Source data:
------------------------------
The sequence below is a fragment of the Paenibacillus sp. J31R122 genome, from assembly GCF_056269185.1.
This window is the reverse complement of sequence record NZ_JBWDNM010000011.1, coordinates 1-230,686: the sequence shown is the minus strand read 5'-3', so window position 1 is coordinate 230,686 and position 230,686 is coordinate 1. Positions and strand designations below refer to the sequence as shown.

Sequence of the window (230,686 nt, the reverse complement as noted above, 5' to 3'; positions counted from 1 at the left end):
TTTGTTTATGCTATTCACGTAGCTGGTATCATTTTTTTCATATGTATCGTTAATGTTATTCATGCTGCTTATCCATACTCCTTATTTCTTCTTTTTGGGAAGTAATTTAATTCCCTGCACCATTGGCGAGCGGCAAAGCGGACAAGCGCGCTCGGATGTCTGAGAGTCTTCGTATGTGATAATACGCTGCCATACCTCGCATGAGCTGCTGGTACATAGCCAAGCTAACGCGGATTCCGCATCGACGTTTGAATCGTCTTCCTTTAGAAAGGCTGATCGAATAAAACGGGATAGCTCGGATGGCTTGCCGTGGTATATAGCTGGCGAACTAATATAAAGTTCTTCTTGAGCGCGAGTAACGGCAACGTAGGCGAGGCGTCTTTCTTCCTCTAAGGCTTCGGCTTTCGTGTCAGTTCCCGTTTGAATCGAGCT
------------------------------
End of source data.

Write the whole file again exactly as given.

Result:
The sequence below is a fragment of the Paenibacillus sp. J31R122 genome, from assembly GCF_056269185.1.
This window is the reverse complement of sequence record NZ_JBWDNM010000011.1, coordinates 1-230,686: the sequence shown is the minus strand read 5'-3', so window position 1 is coordinate 230,686 and position 230,686 is coordinate 1. Positions and strand designations below refer to the sequence as shown.

Sequence of the window (230,686 nt, the reverse complement as noted above, 5' to 3'; positions counted from 1 at the left end):
TTTGTTTATGCTATTCACGTAGCTGGTATCATTTTTTTCATATGTATCGTTAATGTTATTCATGCTGCTTATCCATACTCCTTATTTCTTCTTTTTGGGAAGTAATTTAATTCCCTGCACCATTGGCGAGCGGCAAAGCGGACAAGCGCGCTCGGATGTCTGAGAGTCTTCGTATGTGATAATACGCTGCCATACCTCGCATGAGCTGCTGGTACATAGCCAAGCTAACGCGGATTCCGCATCGACGTTTGAATCGTCTTCCTTTAGAAAGGCTGATCGAATAAAACGGGATAGCTCGGATGGCTTGCCGTGGTATATAGCTGGCGAACTAATATAAAGTTCTTCTTGAGCGCGAGTAACGGCAACGTAGGCGAGGCGTCTTTCTTCCTCTAAGGCTTCGGCTTTCGTGTCAGTTCCCGTTTGAATCGAGCT